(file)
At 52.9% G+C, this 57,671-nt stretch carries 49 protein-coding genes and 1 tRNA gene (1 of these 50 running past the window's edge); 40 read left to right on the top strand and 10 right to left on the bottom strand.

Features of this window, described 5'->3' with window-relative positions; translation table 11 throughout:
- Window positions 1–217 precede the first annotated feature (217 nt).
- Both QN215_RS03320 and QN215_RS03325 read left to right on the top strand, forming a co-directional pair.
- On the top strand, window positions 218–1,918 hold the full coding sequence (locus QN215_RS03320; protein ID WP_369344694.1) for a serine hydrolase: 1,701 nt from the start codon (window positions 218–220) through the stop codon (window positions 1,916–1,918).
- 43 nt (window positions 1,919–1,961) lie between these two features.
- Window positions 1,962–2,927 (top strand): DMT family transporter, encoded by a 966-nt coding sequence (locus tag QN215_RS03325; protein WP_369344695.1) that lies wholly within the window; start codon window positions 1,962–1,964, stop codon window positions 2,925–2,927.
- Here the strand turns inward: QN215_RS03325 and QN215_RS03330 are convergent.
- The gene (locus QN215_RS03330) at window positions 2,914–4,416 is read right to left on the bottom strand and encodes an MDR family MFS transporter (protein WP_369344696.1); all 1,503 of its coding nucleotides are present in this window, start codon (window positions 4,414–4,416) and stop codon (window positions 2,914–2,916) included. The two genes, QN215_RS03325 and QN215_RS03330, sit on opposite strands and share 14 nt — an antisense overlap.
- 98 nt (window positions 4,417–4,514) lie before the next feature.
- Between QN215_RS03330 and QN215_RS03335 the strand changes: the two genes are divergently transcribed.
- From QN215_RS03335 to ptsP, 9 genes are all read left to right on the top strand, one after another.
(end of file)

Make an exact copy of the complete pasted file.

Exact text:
At 52.9% G+C, this 57,671-nt stretch carries 49 protein-coding genes and 1 tRNA gene (1 of these 50 running past the window's edge); 40 read left to right on the top strand and 10 right to left on the bottom strand.

Features of this window, described 5'->3' with window-relative positions; translation table 11 throughout:
- Window positions 1–217 precede the first annotated feature (217 nt).
- Both QN215_RS03320 and QN215_RS03325 read left to right on the top strand, forming a co-directional pair.
- On the top strand, window positions 218–1,918 hold the full coding sequence (locus QN215_RS03320; protein ID WP_369344694.1) for a serine hydrolase: 1,701 nt from the start codon (window positions 218–220) through the stop codon (window positions 1,916–1,918).
- 43 nt (window positions 1,919–1,961) lie between these two features.
- Window positions 1,962–2,927 (top strand): DMT family transporter, encoded by a 966-nt coding sequence (locus tag QN215_RS03325; protein WP_369344695.1) that lies wholly within the window; start codon window positions 1,962–1,964, stop codon window positions 2,925–2,927.
- Here the strand turns inward: QN215_RS03325 and QN215_RS03330 are convergent.
- The gene (locus QN215_RS03330) at window positions 2,914–4,416 is read right to left on the bottom strand and encodes an MDR family MFS transporter (protein WP_369344696.1); all 1,503 of its coding nucleotides are present in this window, start codon (window positions 4,414–4,416) and stop codon (window positions 2,914–2,916) included. The two genes, QN215_RS03325 and QN215_RS03330, sit on opposite strands and share 14 nt — an antisense overlap.
- 98 nt (window positions 4,417–4,514) lie before the next feature.
- Between QN215_RS03330 and QN215_RS03335 the strand changes: the two genes are divergently transcribed.
- From QN215_RS03335 to ptsP, 9 genes are all read left to right on the top strand, one after another.